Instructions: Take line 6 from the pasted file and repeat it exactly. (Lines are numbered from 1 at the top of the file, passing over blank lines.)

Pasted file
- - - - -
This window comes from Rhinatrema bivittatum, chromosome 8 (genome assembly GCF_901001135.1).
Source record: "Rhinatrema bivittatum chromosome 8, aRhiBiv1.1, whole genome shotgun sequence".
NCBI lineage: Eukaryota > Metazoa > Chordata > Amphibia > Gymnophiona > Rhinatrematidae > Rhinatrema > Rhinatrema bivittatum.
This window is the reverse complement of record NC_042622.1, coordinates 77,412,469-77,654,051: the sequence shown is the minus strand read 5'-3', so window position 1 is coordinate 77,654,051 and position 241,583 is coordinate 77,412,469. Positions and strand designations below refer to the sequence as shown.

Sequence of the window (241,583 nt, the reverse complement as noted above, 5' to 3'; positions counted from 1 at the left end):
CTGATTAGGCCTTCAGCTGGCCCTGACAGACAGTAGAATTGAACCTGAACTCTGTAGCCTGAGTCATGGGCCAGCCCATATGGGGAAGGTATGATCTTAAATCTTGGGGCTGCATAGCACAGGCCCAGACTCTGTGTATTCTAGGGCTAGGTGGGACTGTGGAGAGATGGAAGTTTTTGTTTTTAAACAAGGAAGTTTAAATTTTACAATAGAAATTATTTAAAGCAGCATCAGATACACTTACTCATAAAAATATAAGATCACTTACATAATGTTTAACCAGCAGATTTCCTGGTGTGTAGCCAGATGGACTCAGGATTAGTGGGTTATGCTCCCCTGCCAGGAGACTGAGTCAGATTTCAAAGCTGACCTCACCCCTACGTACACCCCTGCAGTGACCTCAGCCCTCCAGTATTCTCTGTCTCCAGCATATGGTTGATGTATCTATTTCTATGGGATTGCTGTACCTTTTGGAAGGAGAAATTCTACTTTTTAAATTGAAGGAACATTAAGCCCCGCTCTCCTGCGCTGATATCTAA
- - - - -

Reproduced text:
CTGATTAGGCCTTCAGCTGGCCCTGACAGACAGTAGAATTGAACCTGAACTCTGTAGCCTGAGTCATGGGCCAGCCCATATGGGGAAGGTATGATCTTAAATCTTGGGGCTGCATAGCACAGGCCCAGACTCTGTGTATTCTAGGGCTAGGTGGGACTGTGGAGAGATGGAAGTTTTTGTTTTTAAACAAGGAAGTTTAAATTTTACAATAGAAATTATTTAAAGCAGCATCAGATACACTTACTCATAAAAATATAAGATCACTTACATAATGTTTAACCAGCAGATTTCCTGGTGTGTAGCCAGATGGACTCAGGATTAGTGGGTTATGCTCCCCTGCCAGGAGACTGAGTCAGATTTCAAAGCTGACCTCACCCCTACGTACACCCCTGCAGTGACCTCAGCCCTCCAGTATTCTCTGTCTCCAGCATATGGTTGATGTATCTATTTCTATGGGATTGCTGTACCTTTTGGAAGGAGAAATTCTACTTTTTAAATTGAAGGAACATTAAGCCCCGCTCTCCTGCGCTGATATCTAA